University scholars who need to borrow large chunks of bandwidth for their studies will be able to establish a dedicated, 10 gigabit-per-second (Gbps) link from one facility to another over Internet2 beginning in January, officials from the ultra high-speed network say.

The new development, which will allow researchers to deploy extra bandwidth as needed for short periods of time, is part of an ambitious effort to upgrade Internet2’s network infrastructure. That effort–which boosts the network’s overall operating speed to 100 Gbps–is now complete, the organization announced Oct. 9 at its annual Fall Member Meeting.

The Internet2 network connects more than 200 member universities to aid in research and education. As part of the upgrade, each segment of the network now features a set of ten 10-Gbps links, each running on a separate wavelength of light, for a total of 100 Gbps of bandwidth. What’s more, Internet2’s developers say they can scale each segment to handle up to 100 wavelengths in the future, for another tenfold increase in the network’s capacity.

“Today’s milestone marks the completion of an ambitious effort to exponentially increase the capacity and flexibility of the networking resources available to serve the rapidly changing needs of the Internet2 community,” said Doug Van Houweling, Internet2 president and CEO.

At its Oct. 9 meeting, the group introduced a new Dynamic Circuit Network (DCN) feature, which will allow researchers to set up dedicated, 10-Gbps point-to-point connections for the short-term transfer of data on demand. This feature will be available to Internet2 member universities beginning in January.

In a demonstration of this new DCN feature at the organization’s fall meeting, physicist Carl Lundstedt of the University of Nebraska-Lincoln (UNL) set up a 10 Gbps dedicated circuit between the UNL campus and Fermilab, a research facility in Batavia, Ill. Using this dedicated connection, Lundstedt was able to transfer one-third of a terabyte of information in just five minutes–a result that will help Lundstedt and his colleagues significantly with their particle-acceleration research.

Lundstedt serves as a grid system administrator for the U.S. Compact Muon Solenoid project, one of several highly anticipated experiments that will take advantage of the Large Hadron Collider (LHC) when it becomes operational next year. The LHC, currently under construction at the European Organization for Nuclear Research (CERN) near Geneva, Switzerland, is intended to become the world’s largest and highest-energy particle accelerator. It is being funded and built in collaboration with more than 2,000 physicists from 34 countries, universities, and laboratories.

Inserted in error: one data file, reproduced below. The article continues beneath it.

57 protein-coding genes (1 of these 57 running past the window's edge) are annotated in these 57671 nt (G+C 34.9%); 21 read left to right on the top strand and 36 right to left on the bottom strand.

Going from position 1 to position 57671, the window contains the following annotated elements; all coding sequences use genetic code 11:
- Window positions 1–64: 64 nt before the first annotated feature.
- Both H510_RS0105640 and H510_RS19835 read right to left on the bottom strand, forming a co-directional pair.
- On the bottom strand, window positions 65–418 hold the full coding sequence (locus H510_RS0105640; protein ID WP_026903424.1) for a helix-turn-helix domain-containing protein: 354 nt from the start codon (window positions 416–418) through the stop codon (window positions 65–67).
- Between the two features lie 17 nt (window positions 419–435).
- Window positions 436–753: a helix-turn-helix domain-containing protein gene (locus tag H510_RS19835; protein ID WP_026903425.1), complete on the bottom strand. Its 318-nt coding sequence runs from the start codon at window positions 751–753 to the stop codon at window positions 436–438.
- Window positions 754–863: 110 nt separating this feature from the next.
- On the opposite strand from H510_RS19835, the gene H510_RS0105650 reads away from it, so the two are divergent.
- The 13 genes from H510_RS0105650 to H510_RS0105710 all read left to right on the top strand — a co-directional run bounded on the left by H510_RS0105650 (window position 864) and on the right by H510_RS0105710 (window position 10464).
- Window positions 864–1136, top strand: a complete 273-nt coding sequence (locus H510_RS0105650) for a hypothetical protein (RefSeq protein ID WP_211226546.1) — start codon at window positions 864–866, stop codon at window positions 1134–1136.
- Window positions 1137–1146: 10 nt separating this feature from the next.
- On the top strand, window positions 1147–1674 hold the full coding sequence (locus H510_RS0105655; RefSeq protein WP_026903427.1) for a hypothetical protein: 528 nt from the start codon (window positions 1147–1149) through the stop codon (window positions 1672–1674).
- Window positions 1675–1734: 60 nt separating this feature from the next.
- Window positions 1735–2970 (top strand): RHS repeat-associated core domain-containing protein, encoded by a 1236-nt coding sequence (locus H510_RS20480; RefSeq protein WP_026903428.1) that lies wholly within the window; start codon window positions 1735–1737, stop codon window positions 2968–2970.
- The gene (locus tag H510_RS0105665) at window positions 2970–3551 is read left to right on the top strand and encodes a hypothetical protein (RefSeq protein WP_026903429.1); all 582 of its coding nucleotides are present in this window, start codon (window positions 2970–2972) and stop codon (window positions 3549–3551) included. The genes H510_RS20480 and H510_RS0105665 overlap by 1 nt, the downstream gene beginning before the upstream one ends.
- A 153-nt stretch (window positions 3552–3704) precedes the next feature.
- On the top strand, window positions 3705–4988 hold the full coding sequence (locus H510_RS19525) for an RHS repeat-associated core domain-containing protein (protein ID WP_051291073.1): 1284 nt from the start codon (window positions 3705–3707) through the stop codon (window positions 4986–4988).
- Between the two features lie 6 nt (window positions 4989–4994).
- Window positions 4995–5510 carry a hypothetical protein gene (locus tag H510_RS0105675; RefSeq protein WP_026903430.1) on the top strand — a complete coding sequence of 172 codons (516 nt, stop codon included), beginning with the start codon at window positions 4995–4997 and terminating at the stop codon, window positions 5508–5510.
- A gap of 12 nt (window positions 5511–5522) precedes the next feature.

“The LHC experimentation that our campus will be involved in over the next several years brought about an immediate need for us to explore new ways of networking that can support the intense, short-term demands of our researchers,” said Dale Finkelson, UNL’s network director. “Internet2’s new Dynamic Circuit Network holds the promise of providing cost-effective, on-demand bandwidth that can easily handle these powerful requirements.”

Rick Summerhill, Internet2’s chief technology officer, compared the network’s new DCN feature to a utility that can be tapped as necessary.

“Just like you switch on a light or turn on a water tap, we envision a future where researchers, scientists, faculty, artists, [and so on] will be able to ‘turn on’ a high-capacity network connection when, and where, they need it,” he said.

Researchers who need a more permanent high-speed conduit to their partners’ institutions will be able to purchase long-term, dedicated point-to-point circuits with speeds up to 10 Gbps on separate wavelengths as part of the Internet2’s new WaveCo service, the organization said.

Led by the research and education community since 1996, Internet2 promotes the missions of its members by facilitating the development, deployment, and use of revolutionary internet technologies. Its high-speed network infrastructure is helping to transform research and education in fields ranging from science and telemedicine to the performing arts.

The group’s upgraded network “is the result of Internet2 listening to member needs and the vision outlined by our community,” said Greg Palmer, executive director of MAGPI, an Internet2 member and advanced networking hub serving eastern Pennsylvania, New Jersey, and Delaware. “In doing so, not only will the network offer our community flexibility, but it also makes the best use of our investment dollars to ensure that the limitations of what our researchers, faculty, students, and scientists can achieve are only those of imagination, and not of resources.”

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